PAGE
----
“This is a marathon now,” she says. “This isn’t a sprint anymore.”
Tina Schwichow is a weekend nursing supervisor and emergency room nurse at Northwestern Medicine during the overnight hours. She’s been a nurse for more than eight years and has been a member of Holy Apostles parish since it was established.
She works “a multitude of different roles,” she says. “Basically, I’m the problem solver and represent leadership on those off hours.”
Described by Father White as one who “has seen the worst of the worst,” Schwichow says, “I have seen some situations that will never leave my heart (including) sudden deaths with auto accidents, heart attacks, strokes, and a limited amount of visitors or if family members just can’t be there (for a patient) at that time.”
The uncertainties of COVID have been a difficulty, she says, in spite of “a lot of wonderful science.”
Did a patient pass the virus on to their family; will they have long term effects from it; how will they respond to a particular treatment? are all questions she and others ask themselves.
“One way we treat (a patient) works one day (but) we do the same for another, and it doesn’t,” Schwichow says. “As nurses we want to help that person. Give us a problem, we’ll take it on 100 percent ... we want to find that solution, we want to cure it, we want to end it.”
Her work includes “trying to reassure the patient and team members (that) we’re doing the best we can ... For me, it’s a very humbling experience. (It’s) God tapping me on the shoulder saying ‘Remember who’s in charge.’
“As a country, we have fantastic medical research and treatments, but we have to remember too there’s a higher power that’s surely in control. As a nurse, I like to be in control, solve a situation ... and I’m gently reminded somebody else is in charge.”
Her faith, Schwichow says, “100 percent helps me cope. My faith is Number One in my life ... (God) gifted me the passion and desire to be a nurse. That’s a calling.”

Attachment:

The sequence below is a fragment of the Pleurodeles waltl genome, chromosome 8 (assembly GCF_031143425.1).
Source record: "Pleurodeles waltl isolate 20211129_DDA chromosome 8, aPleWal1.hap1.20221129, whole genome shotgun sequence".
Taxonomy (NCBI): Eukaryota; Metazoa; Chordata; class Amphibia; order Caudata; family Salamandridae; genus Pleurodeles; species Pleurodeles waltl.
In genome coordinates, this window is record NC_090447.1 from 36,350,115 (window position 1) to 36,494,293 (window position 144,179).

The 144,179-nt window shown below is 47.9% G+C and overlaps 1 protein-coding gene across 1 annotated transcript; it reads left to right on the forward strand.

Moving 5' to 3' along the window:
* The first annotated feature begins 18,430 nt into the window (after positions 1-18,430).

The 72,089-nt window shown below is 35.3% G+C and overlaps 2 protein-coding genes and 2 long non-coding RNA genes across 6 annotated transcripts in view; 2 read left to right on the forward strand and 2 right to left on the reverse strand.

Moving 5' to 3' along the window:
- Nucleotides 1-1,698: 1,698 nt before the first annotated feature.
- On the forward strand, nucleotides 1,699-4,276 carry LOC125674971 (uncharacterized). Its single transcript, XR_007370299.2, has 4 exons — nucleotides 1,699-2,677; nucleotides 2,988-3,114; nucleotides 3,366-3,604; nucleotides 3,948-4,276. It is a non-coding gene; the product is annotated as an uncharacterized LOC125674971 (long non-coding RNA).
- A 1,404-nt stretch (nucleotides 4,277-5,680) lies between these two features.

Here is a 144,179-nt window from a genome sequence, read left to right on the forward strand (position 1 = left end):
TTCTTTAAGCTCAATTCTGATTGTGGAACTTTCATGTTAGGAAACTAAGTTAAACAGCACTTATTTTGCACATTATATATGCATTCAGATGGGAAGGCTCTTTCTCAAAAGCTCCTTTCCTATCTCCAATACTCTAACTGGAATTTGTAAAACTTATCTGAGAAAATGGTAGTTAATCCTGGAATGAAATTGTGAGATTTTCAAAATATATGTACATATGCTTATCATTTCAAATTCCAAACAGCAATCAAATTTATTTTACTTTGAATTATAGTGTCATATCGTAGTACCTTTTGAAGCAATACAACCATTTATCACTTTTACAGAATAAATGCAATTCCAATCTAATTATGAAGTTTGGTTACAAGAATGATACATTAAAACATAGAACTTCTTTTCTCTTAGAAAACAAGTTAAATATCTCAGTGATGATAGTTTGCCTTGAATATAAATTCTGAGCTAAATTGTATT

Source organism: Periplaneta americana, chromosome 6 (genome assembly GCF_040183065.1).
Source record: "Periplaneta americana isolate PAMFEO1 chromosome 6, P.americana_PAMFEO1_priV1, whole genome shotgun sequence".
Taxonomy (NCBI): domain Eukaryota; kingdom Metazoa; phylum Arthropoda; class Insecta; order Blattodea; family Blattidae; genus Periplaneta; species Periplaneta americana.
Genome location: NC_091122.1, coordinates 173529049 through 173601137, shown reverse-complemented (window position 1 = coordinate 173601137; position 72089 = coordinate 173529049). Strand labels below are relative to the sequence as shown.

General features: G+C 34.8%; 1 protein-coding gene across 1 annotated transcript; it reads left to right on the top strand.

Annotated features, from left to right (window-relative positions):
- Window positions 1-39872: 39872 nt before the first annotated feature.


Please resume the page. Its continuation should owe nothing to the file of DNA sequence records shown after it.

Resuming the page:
After viewing all the inspirational stones “carefully,” Schwichow chose Be Still and Know, “because it reminds me to relax my mind and know that God is there, and He’s going to help me through any turmoil, any situation.”
She credits Father White with coming up with the idea. 
“The beautiful part of all the stones has nothing to do with religion,” she says. “It truly is about healing and supporting an individual soul ... that is a remarkable and absolutely beautiful gift.”
When asked about the vaccine, Schwichow says, “I am slowly investigating all avenues of it” and although she is undecided at the moment, adds she may get it “in the near future.”
Her nurse-perspective of this time in history, she says, includes “we’re all tired, exhausted, putting in extra hours, making sure shifts are covered (and) patients cared for properly. Everyone is stepping up and being there.
“It’s a remarkable field, a calling, and I’m beyond honored to be a part of it.”
Lynne Westphal is an obstetrics nurse who is a charge nurse on 12-hour night shifts. She is a member of Church of Holy Apostles and has been a nurse for 35 years, 30 of those at Northwestern Medicine.